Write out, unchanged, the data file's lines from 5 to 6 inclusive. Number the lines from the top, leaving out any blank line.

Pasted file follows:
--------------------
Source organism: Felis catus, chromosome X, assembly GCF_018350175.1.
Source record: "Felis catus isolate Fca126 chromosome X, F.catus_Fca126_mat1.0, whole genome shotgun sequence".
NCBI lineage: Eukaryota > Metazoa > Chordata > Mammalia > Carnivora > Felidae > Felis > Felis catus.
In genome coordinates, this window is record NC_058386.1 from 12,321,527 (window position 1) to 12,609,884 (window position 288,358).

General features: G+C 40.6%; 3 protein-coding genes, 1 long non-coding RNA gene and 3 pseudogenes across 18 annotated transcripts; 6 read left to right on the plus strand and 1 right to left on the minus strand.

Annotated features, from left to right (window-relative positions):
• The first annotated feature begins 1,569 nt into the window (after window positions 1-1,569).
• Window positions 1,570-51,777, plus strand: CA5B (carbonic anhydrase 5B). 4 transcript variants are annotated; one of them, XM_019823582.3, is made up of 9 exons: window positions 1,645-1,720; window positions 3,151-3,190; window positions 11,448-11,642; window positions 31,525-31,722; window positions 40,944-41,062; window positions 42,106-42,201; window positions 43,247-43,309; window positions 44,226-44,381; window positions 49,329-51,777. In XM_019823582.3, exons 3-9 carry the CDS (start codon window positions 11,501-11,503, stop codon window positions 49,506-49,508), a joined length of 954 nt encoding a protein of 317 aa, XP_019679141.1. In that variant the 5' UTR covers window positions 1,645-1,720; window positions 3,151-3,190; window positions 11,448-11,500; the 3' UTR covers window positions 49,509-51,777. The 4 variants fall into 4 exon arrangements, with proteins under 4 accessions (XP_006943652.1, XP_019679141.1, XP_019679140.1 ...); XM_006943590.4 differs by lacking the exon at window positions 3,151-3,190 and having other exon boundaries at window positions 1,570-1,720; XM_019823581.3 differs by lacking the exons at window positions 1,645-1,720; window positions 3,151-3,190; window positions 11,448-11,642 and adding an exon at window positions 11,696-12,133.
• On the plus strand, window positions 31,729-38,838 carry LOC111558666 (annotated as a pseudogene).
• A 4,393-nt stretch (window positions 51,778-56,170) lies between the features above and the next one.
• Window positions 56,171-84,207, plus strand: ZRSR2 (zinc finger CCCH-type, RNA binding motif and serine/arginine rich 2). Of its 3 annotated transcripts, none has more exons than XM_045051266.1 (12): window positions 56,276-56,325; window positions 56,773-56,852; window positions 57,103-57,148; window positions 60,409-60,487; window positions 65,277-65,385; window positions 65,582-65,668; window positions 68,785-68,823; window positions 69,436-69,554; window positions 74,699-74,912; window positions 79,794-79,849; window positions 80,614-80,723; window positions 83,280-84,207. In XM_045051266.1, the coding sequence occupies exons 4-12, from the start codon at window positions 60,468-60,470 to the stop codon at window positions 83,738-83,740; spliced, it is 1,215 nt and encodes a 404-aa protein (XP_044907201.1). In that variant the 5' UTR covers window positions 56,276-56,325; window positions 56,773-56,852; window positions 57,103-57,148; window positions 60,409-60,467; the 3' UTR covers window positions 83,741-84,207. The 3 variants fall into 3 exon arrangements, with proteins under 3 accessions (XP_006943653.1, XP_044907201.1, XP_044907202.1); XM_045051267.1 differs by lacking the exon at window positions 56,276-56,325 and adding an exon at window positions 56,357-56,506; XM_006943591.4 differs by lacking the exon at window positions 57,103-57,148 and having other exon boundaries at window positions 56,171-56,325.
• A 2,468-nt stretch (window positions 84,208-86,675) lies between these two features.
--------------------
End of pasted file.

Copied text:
General features: G+C 40.6%; 3 protein-coding genes, 1 long non-coding RNA gene and 3 pseudogenes across 18 annotated transcripts; 6 read left to right on the plus strand and 1 right to left on the minus strand.

Annotated features, from left to right (window-relative positions):